Since 1989 Studio Film Bilder has been creating commercially successful projects such as the extremely popular television series Tom & Das Erdbeer Marmelade Brot Mit Hig (TOM)) and The Bunjies. At the same time the studio encourages its talented group of animators to create their own original projects which Film Bilder produces. Anyone who has seen Andreas Hykade's Love & Theft, the sensitive works of Gil Alkabetz or Phil Mulloy's provocative films can attest to the many sides of Studio Film Bilder.

At the extreme other end of the spectrum are advertisements created by the VFX Team at Unexpected. The team produced a Snickers Candy Bar Don't Stop ad campaign for the Russian market which has proven to be the most successful campaign run by Snickers since the candy was introduced in Russia.

In their interview the team stresses how important the initial planning was to them and they take us behind the scenes to show us how they developed their fantastic robotic characters. They also talk about bringing their commercials in on time within limited budgets. Even if you are not particularly interested in the high tech side of commercial making, the conversation with the VFX guys makes fascinating reading.

Much of the credit for the rise of the state of Baden-Wurttemberg as a leader in animation and visual effects goes to the Baden-Wurttemberg Film Academy in Ludwigsburg. The Academy's Institute for Animation, Visual Effects, and Digital Postproduction has become one of the world's most important training establishments. The school's alumni boast such distinguished names as Andreas Hykade and Volker Engel. Andreas' award winning films including The Runt and Love & Theft need no introduction. Volker's name is familiar to fans of Hollywood blockbusters as he won the Oscar for best visual effects for Independence Day in 1997.

The current roster of the Academy's teaching staff includes Thomas Meyer-Hermann, head of the renowned Studio Film Bilder; Gil Alkabetz, and Andreas Hykade. Volker Engle also taught there before moving to Southern California.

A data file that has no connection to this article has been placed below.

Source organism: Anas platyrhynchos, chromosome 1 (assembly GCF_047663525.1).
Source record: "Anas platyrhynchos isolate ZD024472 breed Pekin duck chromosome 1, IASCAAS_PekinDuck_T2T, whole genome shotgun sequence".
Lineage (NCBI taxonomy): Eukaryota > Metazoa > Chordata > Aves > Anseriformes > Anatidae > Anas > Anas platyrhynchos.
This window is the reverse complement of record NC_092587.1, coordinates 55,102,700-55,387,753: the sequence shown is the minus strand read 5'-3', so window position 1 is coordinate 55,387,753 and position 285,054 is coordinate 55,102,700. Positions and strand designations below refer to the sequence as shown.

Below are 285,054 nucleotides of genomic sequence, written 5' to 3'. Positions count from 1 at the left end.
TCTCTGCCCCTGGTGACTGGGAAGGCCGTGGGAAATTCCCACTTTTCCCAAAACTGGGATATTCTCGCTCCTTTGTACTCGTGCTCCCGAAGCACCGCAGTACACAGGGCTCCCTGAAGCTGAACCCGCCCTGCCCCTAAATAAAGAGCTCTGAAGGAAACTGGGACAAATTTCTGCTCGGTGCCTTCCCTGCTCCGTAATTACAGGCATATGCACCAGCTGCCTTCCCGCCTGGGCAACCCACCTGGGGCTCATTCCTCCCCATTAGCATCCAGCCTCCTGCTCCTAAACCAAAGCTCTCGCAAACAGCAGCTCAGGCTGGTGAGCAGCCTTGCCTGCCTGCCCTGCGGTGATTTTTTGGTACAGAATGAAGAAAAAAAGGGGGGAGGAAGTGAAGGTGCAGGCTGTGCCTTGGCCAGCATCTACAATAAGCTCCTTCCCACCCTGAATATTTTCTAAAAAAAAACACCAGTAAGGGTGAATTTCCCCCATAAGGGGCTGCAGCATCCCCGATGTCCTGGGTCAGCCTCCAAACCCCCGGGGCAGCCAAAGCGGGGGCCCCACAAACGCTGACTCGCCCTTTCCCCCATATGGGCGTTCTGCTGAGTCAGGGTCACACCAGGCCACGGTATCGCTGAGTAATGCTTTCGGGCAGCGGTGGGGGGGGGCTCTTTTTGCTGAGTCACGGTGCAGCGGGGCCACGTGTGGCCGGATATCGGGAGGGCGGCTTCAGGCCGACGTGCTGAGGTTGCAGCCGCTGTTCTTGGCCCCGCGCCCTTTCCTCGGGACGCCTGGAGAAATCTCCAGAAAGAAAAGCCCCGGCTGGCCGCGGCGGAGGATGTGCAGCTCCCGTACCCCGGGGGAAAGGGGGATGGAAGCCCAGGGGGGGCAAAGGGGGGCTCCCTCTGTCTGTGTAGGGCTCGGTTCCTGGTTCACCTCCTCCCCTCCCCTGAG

Each year the Stuttgart Trickfilm Festival draws the top names in animation to screen their films, and gives workshops and retrospectives to packed audiences. Trickfilm Festival has become one of Europe's most important animation celebrations. Running concurrent to the festival is the FMX Conference on Animation, Effects, Games and Interactive Media. FMX has become the foremost European conference on the creation, production, and distribution of digital entertainment.

Even if you are already familiar with the rich trove of talent in the state of Baden-Wurttemberg, Tobias Wengert's Animators, how did you do that? is a fascinating in depth look into the studios and animators with interviews that tell us how they do it in their own words.

The 150 page book is lavishly illustrated with the text on alternate pages in English and German. This is a book that anyone interested in animation will enjoy and if you have an animator on your holiday gift list this is a perfect present. To order the book visit: Also available in German Bookstores, price is 30 Euros, 150 pages, fully illustrated, text is in German and English on alternate pages.


Going to SIGGRAPH has been an annual pilgrimage since 1974 for thousands of people interested in the art, science and technology of computer graphics. This year's five day conference was held in Vancouver, Canada and it combined a major trade exhibit with their computer animation festival, an art exhibit, panels discussing new technology, parties, a job fair and much more. There were 15,872 attendees from 74 countries which made it the largest trade show ever held in Vancouver. (SIGGRAPH 2010 held in LA drew 22,549 people and SIGGRAPH 2009 held in New Orleans drew around 11,000.)

One of the draws of this year's conference was the setting. Vancouver, a city that has become a major animation center, is beautiful. The conference center has a spectacular deep water bay behind it and an enormous mountain range rises on the far side of the bay. Also, while much of the world was having a heat wave the city averaged a comfortable 20 degrees C during the day.

The state of the industry

SIGGRAPH 2011 was upbeat despite the industry being hurt by the recession that began in 2009. The computer industry is "back on track and showing new invigorated vitality and potential" according to a new report by Jon Peddie Research that has been circulated by Peddie and SIGGRAPH using the Internet. It says the computer industry has averaged a 7% growth rate over the last seven years and that the overall CG market will exceed $100 billion in 2014. The hardware market was worth $53 billion in 2010 and should exceed $67 billion in 2011. The software market, not counting services and other aspects, was worth $13 billion in 2010 and should grow to $14.8 billion in 2011.